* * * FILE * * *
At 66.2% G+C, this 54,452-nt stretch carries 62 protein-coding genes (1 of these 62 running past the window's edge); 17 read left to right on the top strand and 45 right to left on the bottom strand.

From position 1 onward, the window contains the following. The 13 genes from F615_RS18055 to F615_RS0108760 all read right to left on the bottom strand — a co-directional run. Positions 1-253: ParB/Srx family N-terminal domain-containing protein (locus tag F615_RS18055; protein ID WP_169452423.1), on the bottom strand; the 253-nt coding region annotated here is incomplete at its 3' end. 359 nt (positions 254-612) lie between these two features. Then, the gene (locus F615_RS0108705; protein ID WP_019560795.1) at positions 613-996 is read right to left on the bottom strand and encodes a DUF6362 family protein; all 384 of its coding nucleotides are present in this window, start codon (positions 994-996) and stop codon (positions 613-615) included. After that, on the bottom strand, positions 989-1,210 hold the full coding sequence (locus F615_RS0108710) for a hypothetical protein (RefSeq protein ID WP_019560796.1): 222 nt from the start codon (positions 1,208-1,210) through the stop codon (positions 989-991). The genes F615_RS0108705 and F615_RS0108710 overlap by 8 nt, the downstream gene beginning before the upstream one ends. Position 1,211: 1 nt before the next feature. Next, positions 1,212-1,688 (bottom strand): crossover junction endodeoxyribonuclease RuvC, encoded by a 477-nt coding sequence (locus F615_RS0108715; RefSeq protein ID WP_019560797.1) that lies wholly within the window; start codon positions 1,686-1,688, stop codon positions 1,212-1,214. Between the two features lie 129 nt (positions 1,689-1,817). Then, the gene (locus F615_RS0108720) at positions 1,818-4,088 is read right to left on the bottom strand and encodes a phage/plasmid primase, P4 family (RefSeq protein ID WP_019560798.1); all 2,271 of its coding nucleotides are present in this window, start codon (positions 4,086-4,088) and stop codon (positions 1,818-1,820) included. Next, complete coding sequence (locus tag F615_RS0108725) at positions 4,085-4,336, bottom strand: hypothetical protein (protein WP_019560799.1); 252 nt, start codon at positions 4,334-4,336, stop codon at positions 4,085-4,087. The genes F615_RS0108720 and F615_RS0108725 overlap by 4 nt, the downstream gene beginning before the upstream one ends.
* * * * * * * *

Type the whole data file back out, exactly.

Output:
At 66.2% G+C, this 54,452-nt stretch carries 62 protein-coding genes (1 of these 62 running past the window's edge); 17 read left to right on the top strand and 45 right to left on the bottom strand.

From position 1 onward, the window contains the following. The 13 genes from F615_RS18055 to F615_RS0108760 all read right to left on the bottom strand — a co-directional run. Positions 1-253: ParB/Srx family N-terminal domain-containing protein (locus tag F615_RS18055; protein ID WP_169452423.1), on the bottom strand; the 253-nt coding region annotated here is incomplete at its 3' end. 359 nt (positions 254-612) lie between these two features. Then, the gene (locus F615_RS0108705; protein ID WP_019560795.1) at positions 613-996 is read right to left on the bottom strand and encodes a DUF6362 family protein; all 384 of its coding nucleotides are present in this window, start codon (positions 994-996) and stop codon (positions 613-615) included. After that, on the bottom strand, positions 989-1,210 hold the full coding sequence (locus F615_RS0108710) for a hypothetical protein (RefSeq protein ID WP_019560796.1): 222 nt from the start codon (positions 1,208-1,210) through the stop codon (positions 989-991). The genes F615_RS0108705 and F615_RS0108710 overlap by 8 nt, the downstream gene beginning before the upstream one ends. Position 1,211: 1 nt before the next feature. Next, positions 1,212-1,688 (bottom strand): crossover junction endodeoxyribonuclease RuvC, encoded by a 477-nt coding sequence (locus F615_RS0108715; RefSeq protein ID WP_019560797.1) that lies wholly within the window; start codon positions 1,686-1,688, stop codon positions 1,212-1,214. Between the two features lie 129 nt (positions 1,689-1,817). Then, the gene (locus F615_RS0108720) at positions 1,818-4,088 is read right to left on the bottom strand and encodes a phage/plasmid primase, P4 family (RefSeq protein ID WP_019560798.1); all 2,271 of its coding nucleotides are present in this window, start codon (positions 4,086-4,088) and stop codon (positions 1,818-1,820) included. Next, complete coding sequence (locus tag F615_RS0108725) at positions 4,085-4,336, bottom strand: hypothetical protein (protein WP_019560799.1); 252 nt, start codon at positions 4,334-4,336, stop codon at positions 4,085-4,087. The genes F615_RS0108720 and F615_RS0108725 overlap by 4 nt, the downstream gene beginning before the upstream one ends.